DESCRIPTION: Coronary vessel occlusion leading to myocardial ischemia is one of the leading causes of morbidity and mortality in the Western hemisphere. Several methods have been developed to achieve revascularization of ischeniie regions of myocardium. Mechanical approaches include surgical bypass and balloon angioplasty to circumvent or open occluded vessels, and approaches such as transmyocardial laser revascularization (TMR) to directly enhance myocardial blood flow by the provision of new intramyocardial vascular channels. TMR, which has been shown to lead to significant anginal relief, was initially thought to create persistent laser-drilled vascular channels. It is now hypothesized that the beneficial results of TMR are associated with the induction of intraynyocardial angiogenesis in the context of a tissue bearing response. Proton beam radiation is based on the characteristic of proton beams to deposit energy at prescribed, adjustable tissue depths while minimizing exposure of overlying skin and superficial structures and sparing structures deep to the desired target tissue volume. The unique ability of proton beams to deposit specific doses of ionizing radiation to subsurface tissues suggests the possibility that proton beams specifically directed to myocardial tissues could induce a localized angiogenic response. This myocardial angiogenesis could supply blood flow capable of preserving myocardial function in the context of native arterial occlusion. This exploratory study will examine the feasibility of using external proton radiation to induce myocardial revascularization.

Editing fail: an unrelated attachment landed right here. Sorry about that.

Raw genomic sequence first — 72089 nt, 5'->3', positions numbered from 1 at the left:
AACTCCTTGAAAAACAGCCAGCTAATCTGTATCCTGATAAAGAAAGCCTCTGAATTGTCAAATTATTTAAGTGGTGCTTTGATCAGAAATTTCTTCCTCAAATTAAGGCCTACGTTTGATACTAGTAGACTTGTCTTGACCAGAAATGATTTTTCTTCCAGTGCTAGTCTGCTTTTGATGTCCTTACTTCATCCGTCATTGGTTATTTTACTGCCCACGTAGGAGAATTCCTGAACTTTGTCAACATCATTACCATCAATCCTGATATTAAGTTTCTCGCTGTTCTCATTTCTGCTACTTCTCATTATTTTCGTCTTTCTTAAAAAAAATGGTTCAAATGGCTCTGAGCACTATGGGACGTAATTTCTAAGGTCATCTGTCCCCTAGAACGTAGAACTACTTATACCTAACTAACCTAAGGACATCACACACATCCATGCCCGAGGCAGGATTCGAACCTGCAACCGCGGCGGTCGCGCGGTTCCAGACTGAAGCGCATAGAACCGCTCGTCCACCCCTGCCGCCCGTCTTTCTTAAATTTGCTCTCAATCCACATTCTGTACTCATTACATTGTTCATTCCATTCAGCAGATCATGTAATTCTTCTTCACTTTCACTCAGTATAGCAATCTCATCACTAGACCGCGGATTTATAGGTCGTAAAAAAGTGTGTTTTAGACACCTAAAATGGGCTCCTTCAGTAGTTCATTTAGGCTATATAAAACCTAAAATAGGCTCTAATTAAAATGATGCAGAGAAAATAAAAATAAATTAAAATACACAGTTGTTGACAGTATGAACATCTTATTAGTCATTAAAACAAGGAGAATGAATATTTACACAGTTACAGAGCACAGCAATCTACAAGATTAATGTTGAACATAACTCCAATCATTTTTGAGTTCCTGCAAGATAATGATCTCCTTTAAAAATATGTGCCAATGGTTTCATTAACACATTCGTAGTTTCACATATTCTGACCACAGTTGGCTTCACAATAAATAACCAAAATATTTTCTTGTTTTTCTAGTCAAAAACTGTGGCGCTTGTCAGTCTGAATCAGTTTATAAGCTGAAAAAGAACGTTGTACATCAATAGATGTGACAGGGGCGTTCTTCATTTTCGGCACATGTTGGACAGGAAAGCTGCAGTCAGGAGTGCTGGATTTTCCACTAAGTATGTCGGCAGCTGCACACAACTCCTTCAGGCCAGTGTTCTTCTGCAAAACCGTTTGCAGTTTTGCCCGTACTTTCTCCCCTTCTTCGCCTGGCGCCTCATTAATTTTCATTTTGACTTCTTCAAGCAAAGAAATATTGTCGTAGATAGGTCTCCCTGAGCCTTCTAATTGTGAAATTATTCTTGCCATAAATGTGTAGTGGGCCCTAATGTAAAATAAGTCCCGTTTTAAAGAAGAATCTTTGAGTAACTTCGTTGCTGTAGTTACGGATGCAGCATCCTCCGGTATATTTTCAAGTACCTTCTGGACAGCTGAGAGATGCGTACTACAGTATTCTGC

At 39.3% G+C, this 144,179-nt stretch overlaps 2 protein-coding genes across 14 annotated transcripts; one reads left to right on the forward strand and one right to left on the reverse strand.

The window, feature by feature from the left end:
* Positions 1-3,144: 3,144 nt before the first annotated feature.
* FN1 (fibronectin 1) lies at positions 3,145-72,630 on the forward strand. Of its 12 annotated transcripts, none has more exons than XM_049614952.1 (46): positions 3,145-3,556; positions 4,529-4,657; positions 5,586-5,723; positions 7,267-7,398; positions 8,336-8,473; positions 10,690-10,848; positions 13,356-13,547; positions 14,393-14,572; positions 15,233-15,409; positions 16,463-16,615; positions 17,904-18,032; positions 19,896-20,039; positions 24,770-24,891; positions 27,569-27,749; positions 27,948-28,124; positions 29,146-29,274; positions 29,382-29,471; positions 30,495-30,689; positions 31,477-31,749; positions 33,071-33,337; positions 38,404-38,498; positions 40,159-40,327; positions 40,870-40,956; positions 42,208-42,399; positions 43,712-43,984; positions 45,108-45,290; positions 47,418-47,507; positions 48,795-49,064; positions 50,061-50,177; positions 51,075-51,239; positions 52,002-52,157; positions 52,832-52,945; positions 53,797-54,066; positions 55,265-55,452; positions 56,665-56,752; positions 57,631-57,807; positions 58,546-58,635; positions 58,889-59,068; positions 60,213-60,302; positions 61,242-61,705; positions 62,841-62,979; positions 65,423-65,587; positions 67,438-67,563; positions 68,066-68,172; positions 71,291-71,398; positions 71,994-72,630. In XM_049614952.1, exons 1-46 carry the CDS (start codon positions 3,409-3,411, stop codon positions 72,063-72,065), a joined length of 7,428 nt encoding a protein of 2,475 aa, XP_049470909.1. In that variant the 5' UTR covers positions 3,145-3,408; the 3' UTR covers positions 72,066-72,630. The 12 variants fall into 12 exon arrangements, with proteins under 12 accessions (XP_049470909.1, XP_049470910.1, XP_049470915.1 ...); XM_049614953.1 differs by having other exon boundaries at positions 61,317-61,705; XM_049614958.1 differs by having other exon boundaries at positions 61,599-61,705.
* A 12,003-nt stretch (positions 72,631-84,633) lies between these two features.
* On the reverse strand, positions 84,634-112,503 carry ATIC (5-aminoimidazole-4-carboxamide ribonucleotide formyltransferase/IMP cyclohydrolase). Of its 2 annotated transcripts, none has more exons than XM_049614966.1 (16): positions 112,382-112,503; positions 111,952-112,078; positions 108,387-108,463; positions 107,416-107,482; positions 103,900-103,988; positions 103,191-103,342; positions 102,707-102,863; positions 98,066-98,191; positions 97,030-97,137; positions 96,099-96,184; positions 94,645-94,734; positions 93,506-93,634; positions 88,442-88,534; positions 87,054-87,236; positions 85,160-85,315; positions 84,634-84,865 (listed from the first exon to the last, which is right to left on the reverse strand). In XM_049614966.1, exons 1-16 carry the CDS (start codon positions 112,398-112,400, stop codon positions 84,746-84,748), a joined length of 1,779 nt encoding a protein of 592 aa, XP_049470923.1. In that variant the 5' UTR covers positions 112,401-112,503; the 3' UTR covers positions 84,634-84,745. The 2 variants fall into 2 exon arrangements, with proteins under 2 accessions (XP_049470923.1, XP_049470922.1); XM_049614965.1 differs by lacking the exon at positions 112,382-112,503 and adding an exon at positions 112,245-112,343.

|Effective start/end date||9/1/99 → 8/31/02|
- National Institutes of Health: $118,445.00
- National Institutes of Health